Academic Conferences during Climate Crisis: Agora on Carbon Free and More Equal Conferencing
This featured panel brings together CIES community to re-examine how we conceive and value academic conferences, and to rethink – and recreate – academic engagements during climate emergency that requires immediate action. A single round-trip flight from Philadelphia to Paris emits the equivalent of about 1.7 tons of carbon dioxide (CO2e) per passenger, which is a significant fraction of the total yearly emissions for an average resident of the US (16.5 tons) and Canada (14.7) or Europe (7 tons and less). Moreover, these emissions have no near-term technological fix, since jet fuel is difficult to replace with renewable energy sources. To avoid flying to conferences, this event calls on participants to explore the possibilities of new forms of academic engagements without harming the climate.
These engagements must take as their central problems the following two issues: first, the climate and human relations to the non-human world; and, second, the operation of persisting geopolitical hierarchies of Global North/South and East/ West academic centers and peripheries. In the context of climate emergency, how can we redraw the existing academic lines and distinctions by speaking back to wider structures of power, political economy, and privilege that structure academic knowledge production in general and academic conferences in particular? What alternative forms of academic exchange could address the problems posed by traditional formats and what new sets of drawbacks should we be aware of? For example, some groups of academics already have taken a lead by developing policy on reducing the frequency of their travel, or not flying at all (e.g. Tyndall Centre for Climate Change Research, Lund University Centre for Sustainable Studies and Université de Neuchâtel). Others have successfully experimented with carbon free conferences (e.g., FERAL conference, Displacements and Degrowth of Aviation).
During this session, we aim to interrogate ways in which an experimental modality of carbon zero conferencing could help us to both question the prevailing academic (infra)structures, epistemologies, valuation systems, and communications patterns, while enabling us to envision and engage in academic work differently.
After a series of short presentations – and provocations – expanding our views on the theme by invited speakers and questions raised by each presenter, we will continue with a World Café session to discuss carbon zero conferencing as alternative academic engagement in line with the questions. We hope to contribute to further development of carbon free conferencing both for the CIES community and beyond.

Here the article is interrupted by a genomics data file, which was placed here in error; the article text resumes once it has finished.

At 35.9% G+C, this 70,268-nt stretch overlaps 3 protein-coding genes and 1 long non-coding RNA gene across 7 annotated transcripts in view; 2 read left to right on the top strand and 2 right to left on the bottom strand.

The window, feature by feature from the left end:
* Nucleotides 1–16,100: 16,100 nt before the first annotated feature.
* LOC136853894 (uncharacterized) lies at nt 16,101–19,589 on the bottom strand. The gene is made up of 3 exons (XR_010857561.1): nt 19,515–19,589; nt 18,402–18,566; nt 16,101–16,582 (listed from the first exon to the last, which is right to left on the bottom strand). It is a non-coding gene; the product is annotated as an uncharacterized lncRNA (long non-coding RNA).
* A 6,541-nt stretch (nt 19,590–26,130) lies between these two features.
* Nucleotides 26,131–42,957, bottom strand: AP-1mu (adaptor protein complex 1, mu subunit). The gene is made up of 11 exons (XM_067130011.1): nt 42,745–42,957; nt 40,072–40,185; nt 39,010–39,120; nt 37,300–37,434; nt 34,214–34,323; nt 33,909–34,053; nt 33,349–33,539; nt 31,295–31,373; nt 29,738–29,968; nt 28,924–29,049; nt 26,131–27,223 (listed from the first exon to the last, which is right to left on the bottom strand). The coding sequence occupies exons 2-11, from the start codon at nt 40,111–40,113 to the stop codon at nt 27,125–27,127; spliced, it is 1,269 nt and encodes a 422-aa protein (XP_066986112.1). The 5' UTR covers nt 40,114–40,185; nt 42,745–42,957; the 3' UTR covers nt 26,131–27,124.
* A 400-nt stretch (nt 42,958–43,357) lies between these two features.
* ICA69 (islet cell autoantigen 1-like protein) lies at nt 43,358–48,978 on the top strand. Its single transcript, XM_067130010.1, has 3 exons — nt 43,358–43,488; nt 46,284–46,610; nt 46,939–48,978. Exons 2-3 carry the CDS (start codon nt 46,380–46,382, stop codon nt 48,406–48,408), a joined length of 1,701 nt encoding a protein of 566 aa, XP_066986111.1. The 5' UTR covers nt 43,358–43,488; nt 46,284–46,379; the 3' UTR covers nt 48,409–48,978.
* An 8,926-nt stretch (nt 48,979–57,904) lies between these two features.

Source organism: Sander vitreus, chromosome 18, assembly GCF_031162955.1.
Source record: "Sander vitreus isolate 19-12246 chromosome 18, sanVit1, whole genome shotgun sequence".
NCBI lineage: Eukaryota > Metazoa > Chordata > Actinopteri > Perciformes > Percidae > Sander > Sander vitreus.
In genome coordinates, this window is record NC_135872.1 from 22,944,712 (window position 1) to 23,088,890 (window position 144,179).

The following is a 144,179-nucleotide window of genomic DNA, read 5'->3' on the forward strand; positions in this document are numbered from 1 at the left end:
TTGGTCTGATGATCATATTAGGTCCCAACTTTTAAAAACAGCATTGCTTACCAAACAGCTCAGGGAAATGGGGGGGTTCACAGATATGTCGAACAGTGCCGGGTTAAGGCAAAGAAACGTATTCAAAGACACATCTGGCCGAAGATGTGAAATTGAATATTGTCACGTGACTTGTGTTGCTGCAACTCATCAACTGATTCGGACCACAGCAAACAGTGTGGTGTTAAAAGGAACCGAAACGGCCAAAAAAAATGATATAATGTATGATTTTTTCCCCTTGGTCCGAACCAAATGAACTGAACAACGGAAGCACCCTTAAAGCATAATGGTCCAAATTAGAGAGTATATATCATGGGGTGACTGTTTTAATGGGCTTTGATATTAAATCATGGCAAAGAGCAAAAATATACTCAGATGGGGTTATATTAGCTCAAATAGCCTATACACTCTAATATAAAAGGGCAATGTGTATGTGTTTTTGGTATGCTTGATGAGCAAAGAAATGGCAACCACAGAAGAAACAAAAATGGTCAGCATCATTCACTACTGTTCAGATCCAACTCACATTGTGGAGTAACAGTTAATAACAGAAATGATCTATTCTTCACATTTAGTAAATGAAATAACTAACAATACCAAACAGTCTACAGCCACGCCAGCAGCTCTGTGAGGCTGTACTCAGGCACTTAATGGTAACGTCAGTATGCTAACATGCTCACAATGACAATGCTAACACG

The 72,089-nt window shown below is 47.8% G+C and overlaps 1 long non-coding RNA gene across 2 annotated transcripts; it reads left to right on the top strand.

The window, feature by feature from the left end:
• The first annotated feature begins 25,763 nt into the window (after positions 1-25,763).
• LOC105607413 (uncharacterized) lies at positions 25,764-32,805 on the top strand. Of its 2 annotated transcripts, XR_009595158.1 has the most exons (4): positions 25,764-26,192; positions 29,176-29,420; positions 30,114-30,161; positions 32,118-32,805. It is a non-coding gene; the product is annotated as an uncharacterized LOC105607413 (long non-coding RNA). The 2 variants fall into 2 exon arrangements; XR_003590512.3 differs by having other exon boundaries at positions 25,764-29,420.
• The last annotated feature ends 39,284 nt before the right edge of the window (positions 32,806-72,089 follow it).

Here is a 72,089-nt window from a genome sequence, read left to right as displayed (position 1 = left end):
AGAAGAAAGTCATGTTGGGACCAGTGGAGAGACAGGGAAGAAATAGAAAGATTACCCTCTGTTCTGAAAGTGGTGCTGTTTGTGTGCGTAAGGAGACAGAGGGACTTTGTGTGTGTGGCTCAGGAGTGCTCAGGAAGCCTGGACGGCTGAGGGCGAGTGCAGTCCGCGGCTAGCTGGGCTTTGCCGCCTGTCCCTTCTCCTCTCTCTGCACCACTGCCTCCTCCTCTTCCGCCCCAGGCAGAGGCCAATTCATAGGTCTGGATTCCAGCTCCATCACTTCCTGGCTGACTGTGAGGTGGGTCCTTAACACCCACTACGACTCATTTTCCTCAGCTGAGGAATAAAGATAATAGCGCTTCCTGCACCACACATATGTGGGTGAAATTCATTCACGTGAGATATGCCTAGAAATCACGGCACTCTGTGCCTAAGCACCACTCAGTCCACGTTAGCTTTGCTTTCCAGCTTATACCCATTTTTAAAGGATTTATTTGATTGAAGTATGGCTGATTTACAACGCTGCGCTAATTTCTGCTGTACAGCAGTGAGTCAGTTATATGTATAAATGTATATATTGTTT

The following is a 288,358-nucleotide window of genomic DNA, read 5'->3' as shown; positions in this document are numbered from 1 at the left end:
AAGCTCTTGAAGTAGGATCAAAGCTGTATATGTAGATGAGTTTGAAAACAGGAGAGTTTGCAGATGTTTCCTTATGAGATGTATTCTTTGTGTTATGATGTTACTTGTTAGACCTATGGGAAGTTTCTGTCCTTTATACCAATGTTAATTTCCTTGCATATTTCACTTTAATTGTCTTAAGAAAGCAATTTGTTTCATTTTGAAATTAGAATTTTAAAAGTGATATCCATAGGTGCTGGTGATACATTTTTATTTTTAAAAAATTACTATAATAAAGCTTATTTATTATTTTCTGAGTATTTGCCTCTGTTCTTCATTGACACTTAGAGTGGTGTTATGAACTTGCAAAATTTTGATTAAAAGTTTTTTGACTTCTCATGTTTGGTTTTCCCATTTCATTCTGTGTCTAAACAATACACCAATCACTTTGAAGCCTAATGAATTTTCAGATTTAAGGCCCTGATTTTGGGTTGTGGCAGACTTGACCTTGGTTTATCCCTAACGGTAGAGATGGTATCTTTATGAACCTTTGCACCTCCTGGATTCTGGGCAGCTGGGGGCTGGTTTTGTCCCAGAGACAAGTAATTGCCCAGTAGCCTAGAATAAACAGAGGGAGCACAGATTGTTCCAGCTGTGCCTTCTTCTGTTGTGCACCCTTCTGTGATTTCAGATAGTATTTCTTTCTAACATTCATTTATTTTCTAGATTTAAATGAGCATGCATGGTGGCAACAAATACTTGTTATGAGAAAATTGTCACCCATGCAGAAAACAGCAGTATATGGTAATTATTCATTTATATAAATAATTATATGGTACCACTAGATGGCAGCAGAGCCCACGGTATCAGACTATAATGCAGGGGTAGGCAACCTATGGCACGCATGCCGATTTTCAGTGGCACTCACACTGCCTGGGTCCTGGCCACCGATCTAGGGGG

Nicholas Holm is a Senior Lecturer in Media Studies at Massey University, New Zealand, where he teaches courses in popular culture, advertising and communication theory to both traditional and online students. His research primarily explores the political role of popular culture and entertainment media. He is a co-organizer of FERAL conference, one of the first carbon free conferences.
Sy Taffel is a senior lecturer in media studies and co-director of the Political Ecology Research Centre at Massey University, Aotearoa-New Zealand. He has published work on political ecologies of digital media, media and materiality, hacktivism, digital automation, and pervasive/locative media. He is the author of Digital Media Ecologies (Bloomsbury 2019). He is a co-organizer of FERAL conference, one of the first carbon free conferences.
Judith Mair is Discipline Leader of the Tourism Discipline Group at the UQ Business School, University of Queensland, Australia. Her research interests include the impacts of tourism and events on community and society, and consumer behaviour in tourism and events. She is the author of ‘Conferences and Conventions: A Research Perspective’; ‘Events and Sustainability’; and ‘Festival Encounters’ and the editor of ‘The Routledge Handbook of Festivals’, all published by Routledge, as well as over 40 academic papers in internationally recognised journals.
Zsuzsa Millei (co-chair) is a Professor at the Faculty of Education and Culture, Tampere University, Finland. She is interested in child politics, including nationalism and ideologies and children as political actors. Her current projects are: ‘Nationalism and Childhood’; and ‘(Post)Socialist Childhoods and Schooling’ through collective biography and from a de-colonial perspective.
Robyn Read (co-chair) is an independent researcher and knowledge mobilization (KMb) consultant. She has served as an instructor at the University of Western Ontario, Queen’s University, and at the University of Toronto. She has published on KMb at the World Bank, the knowledge networks underpinning the Education for All Global Monitoring Reports, and on private actors in education finance with a focus on impact investors and private foundations. She is the author of CIES Knowledge Mobilization assessment report.